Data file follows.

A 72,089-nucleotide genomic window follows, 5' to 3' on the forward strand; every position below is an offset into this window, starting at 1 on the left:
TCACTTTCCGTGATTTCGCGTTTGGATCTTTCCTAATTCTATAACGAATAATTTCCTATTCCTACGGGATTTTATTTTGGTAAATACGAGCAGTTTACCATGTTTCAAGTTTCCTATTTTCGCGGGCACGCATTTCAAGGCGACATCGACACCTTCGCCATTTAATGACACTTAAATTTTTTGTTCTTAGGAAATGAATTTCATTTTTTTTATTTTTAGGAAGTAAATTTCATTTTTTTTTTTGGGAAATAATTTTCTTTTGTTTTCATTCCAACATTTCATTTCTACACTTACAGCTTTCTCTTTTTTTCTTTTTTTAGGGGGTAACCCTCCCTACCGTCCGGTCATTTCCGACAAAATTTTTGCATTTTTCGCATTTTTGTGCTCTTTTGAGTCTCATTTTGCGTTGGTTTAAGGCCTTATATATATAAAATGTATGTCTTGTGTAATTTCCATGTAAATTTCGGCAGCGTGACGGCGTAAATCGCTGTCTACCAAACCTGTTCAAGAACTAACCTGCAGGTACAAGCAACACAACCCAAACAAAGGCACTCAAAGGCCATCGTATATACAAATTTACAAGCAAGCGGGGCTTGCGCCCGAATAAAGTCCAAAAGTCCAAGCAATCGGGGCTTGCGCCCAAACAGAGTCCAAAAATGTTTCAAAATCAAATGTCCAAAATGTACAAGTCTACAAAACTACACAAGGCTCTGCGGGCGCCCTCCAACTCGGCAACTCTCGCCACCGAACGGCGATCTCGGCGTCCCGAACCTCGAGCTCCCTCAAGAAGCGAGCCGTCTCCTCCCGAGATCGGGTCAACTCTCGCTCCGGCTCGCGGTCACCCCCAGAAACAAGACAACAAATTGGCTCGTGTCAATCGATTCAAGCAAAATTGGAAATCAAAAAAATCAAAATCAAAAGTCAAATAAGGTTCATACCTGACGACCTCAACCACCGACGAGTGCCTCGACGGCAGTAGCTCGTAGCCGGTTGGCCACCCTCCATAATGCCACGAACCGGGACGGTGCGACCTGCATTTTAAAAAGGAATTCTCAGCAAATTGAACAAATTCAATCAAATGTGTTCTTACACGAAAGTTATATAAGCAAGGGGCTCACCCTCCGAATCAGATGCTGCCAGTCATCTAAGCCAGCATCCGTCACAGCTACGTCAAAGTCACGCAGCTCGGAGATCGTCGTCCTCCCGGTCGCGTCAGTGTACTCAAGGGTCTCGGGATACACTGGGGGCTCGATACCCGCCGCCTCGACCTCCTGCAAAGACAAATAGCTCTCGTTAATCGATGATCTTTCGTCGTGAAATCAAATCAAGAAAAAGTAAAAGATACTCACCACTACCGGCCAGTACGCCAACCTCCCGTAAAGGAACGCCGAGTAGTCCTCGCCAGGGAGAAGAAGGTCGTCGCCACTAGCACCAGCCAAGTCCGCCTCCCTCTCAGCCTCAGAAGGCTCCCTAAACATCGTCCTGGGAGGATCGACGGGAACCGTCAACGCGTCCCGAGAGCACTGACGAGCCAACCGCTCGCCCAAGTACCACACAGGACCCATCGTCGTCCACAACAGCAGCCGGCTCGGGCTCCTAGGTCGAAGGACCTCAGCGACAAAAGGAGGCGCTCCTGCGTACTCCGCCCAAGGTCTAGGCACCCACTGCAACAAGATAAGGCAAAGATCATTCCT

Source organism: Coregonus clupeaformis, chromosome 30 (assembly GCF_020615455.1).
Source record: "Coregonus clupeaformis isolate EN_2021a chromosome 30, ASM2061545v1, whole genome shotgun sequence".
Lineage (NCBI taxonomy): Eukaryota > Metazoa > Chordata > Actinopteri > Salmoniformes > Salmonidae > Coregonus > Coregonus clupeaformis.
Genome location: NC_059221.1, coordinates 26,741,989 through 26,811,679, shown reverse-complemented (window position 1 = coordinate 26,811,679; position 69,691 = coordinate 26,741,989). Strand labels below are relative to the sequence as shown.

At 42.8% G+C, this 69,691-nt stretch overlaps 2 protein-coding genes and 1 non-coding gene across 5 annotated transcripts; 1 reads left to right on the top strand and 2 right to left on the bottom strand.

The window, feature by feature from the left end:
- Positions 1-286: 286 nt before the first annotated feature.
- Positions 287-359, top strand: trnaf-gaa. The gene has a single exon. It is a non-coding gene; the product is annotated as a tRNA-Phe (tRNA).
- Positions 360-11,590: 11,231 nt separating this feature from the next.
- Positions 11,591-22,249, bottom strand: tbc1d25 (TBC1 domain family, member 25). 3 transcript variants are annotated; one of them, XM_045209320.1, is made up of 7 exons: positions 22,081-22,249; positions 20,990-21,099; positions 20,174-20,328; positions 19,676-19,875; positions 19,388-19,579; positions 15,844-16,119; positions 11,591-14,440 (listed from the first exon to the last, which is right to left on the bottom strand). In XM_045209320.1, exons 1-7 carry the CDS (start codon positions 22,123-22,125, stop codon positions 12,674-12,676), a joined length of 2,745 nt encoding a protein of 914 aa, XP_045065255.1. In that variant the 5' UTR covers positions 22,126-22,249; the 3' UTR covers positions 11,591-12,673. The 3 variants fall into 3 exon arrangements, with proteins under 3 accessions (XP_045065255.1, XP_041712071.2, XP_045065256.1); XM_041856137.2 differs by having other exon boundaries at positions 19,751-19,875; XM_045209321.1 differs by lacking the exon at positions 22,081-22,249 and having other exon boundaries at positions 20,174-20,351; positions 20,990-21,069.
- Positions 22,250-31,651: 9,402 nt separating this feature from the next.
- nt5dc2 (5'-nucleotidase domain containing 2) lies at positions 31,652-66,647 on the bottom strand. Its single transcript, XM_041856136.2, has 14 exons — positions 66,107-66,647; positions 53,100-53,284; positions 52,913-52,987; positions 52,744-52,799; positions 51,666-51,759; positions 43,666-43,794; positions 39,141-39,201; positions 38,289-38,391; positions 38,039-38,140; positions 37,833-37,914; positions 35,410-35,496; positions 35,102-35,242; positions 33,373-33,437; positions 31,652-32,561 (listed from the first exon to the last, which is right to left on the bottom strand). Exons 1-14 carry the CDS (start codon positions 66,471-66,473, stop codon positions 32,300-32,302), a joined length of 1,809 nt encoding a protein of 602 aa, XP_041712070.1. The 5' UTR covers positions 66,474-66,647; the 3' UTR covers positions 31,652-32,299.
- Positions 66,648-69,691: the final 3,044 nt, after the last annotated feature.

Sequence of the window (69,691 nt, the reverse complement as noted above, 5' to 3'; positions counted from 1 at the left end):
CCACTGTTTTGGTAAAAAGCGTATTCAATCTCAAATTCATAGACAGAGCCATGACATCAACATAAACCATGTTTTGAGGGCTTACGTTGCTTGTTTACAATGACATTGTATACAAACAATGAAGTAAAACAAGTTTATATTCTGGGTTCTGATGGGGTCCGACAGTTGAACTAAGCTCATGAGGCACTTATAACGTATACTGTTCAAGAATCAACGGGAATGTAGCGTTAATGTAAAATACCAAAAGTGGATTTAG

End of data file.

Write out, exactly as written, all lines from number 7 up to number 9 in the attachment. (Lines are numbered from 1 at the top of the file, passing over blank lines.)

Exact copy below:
At 42.8% G+C, this 69,691-nt stretch overlaps 2 protein-coding genes and 1 non-coding gene across 5 annotated transcripts; 1 reads left to right on the top strand and 2 right to left on the bottom strand.

The window, feature by feature from the left end:
- Positions 1-286: 286 nt before the first annotated feature.